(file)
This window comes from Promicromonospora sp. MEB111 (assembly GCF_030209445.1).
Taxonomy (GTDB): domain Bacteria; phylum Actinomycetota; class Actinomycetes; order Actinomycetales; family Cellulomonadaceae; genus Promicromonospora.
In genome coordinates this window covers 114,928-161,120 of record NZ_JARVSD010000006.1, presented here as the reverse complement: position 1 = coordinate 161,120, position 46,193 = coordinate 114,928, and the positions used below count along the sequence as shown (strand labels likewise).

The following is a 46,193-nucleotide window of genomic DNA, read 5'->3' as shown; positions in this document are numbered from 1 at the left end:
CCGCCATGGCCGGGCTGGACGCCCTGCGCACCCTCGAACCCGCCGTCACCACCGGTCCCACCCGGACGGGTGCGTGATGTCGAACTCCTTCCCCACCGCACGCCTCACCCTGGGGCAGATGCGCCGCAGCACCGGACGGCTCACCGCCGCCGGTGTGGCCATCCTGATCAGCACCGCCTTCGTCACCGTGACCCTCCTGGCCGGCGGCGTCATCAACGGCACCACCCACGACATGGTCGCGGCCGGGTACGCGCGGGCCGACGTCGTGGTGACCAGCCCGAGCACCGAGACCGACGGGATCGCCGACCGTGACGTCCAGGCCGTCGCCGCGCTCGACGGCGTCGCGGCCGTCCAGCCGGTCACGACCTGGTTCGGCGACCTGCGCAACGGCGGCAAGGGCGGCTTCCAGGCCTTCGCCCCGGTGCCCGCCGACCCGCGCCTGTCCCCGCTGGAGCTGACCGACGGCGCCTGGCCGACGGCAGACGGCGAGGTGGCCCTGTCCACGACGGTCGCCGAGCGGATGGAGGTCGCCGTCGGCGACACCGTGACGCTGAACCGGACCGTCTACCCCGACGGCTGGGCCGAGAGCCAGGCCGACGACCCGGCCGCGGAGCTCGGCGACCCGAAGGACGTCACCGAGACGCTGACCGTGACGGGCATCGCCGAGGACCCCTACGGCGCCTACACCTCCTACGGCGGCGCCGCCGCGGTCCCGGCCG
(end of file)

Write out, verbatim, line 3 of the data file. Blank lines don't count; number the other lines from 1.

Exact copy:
In genome coordinates this window covers 114,928-161,120 of record NZ_JARVSD010000006.1, presented here as the reverse complement: position 1 = coordinate 161,120, position 46,193 = coordinate 114,928, and the positions used below count along the sequence as shown (strand labels likewise).